Island University Ph.D. Student and Scholarship Recipient Researches Corpus Christi Bay Bacteria

Published: November 07, 2018

Island University Ph.D. Student and Scholarship Recipient Researches Corpus Christi Bay Bacteria

CORPUS CHRISTI, Texas – Bacteria are a natural part of life and can be found everywhere. However, while unavoidable, bacteria are not something to be afraid of, according to Nicole Elledge, a Texas A&M University-Corpus Christi Ph.D. student in the marine biology program who received a $9,000 Eugene and Millicent Goldschmidt Graduate Student Award last year. The funds helped her to kick-start her research on tracking bacteria that indicate fecal contamination in Corpus Christi Bay. While it may be a gross study, it’s one that’s important.

“Through this research, I’m hoping to find the best way to measure fecal contaminantion in the water and where it’s coming from so the city can better track and handle it,” said Elledge. “It will also be the main portion of my dissertation.”

The Eugene and Millicent Goldschmidt Graduate Student Award is granted to enrolled female master’s and doctoral students who plan to conduct studies in the field of microbiology. Recipients must also be a member of the American Society for Microbiology (ASM) and the Texas Branch ASM and are required to present their findings at an upcoming Texas Branch ASM meeting.

Coincidentally, this year’s meeting is being held at the Island University. For the first time, Elledge will present her findings in a presentation titled, “Stormwater is a Pulse Disturbance that Alters Bacterial Community Composition in Urbanized bays.”

“I’m very thankful for the opportunities that this scholarship has given me,” said Elledge. “It’s amazing that I’ll be able to present my research at the same conference where nationally and internationally known scientists will also be presenting.”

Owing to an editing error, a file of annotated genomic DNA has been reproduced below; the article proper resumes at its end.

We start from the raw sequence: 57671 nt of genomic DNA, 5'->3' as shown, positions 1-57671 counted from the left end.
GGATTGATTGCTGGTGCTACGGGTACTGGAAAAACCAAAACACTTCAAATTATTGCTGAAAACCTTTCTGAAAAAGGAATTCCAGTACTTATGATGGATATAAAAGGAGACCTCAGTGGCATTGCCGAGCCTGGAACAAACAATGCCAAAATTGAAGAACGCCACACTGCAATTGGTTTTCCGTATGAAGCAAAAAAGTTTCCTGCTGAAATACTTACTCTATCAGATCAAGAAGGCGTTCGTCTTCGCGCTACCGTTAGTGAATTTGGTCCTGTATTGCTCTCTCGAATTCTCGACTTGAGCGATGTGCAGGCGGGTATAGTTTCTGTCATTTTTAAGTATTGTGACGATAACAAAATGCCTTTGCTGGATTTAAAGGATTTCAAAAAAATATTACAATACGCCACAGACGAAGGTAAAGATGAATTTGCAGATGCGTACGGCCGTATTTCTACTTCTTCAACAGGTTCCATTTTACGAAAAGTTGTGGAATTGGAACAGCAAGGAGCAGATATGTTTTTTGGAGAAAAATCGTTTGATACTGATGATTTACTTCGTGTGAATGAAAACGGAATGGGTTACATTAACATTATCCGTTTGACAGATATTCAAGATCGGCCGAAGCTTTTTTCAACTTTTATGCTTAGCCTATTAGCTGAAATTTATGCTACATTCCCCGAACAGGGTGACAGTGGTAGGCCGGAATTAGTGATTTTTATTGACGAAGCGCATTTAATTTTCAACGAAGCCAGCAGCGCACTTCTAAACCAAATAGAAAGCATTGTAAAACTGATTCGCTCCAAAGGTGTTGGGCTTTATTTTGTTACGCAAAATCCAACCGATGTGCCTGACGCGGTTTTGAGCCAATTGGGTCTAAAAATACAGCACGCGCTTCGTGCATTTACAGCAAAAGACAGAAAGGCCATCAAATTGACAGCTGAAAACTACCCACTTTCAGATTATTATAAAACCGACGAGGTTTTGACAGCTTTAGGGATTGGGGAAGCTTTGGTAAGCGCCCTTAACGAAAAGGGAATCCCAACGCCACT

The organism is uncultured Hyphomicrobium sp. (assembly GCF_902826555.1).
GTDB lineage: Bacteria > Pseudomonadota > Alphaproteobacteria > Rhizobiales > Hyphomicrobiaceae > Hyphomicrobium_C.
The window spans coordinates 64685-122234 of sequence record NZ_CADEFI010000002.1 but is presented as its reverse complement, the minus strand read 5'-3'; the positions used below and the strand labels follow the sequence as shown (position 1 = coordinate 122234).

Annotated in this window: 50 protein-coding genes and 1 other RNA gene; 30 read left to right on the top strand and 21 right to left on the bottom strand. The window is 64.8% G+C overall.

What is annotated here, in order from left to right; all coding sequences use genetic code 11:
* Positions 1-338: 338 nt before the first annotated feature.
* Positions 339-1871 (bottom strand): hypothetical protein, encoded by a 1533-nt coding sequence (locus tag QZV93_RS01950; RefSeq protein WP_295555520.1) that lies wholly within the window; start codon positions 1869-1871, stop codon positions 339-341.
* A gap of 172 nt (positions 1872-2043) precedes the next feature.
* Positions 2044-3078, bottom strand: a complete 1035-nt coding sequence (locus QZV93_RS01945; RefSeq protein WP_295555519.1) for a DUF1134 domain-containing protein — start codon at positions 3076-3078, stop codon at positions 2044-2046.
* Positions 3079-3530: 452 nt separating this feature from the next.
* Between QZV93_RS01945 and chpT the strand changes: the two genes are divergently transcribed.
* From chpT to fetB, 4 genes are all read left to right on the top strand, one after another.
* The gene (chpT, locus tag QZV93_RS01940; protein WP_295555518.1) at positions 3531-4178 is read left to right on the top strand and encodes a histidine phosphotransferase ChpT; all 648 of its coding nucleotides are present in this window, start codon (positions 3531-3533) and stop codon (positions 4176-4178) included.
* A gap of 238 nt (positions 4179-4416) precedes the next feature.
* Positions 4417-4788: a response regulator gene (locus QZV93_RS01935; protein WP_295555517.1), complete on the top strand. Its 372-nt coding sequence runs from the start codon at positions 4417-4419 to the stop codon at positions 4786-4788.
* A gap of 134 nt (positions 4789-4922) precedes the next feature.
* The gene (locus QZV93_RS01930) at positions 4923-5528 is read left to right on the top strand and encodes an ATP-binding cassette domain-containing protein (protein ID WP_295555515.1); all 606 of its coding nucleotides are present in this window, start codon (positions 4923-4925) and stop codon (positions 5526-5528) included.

For nine months, Elledge visited six sites along the Corpus Christi Bay to gather water samples. From there, she looked for four different markers typically associated with fecal contamination, including the most commonly known enterococci. Elledge’s goals were to identify which bacteria was the best indicator of water contamination, and which animals the contamination was coming from. Her results showed that fecal contamination is present near storm drains in the bay, and it tends to increase after rain events. However, she doesn’t want her results to make people shy away from visiting the beach.

“I want people to be more aware of bacterial counts, so they can know when to stay away from the water,” said Elledge. “But, at the same time, they don’t need to be afraid of the water. I would encourage people to avoid swimming when they have open wounds and near storm drains where there will be higher levels of contamination.”

Elledge is excited to transform her research experience into another tool on her toolbelt, one that will help her as she pursues a career in research and teaching. She also looks forward to the possibility of one day heading her own laboratory.

“I really love teaching and working in a lab,” she said. “These are both places where I can give back and help people, and I know that’s where I’m meant to be.”

The Texas Branch ASM conference is a collaboration between several universities, including Texas A&M University-Kingsville and Del Mar College. This year’s conference will feature distinguished lecturer Dr. Cheryle Nickerson, professor in the Biodesign Center for Immunotherapy, Vaccines, and Virotherapy at Arizona State University, and keynote speaker Dr. Jason Gill, assistant professor of bacteriophage biology and microbiology at Texas A&M University. For more information on the meeting, click here.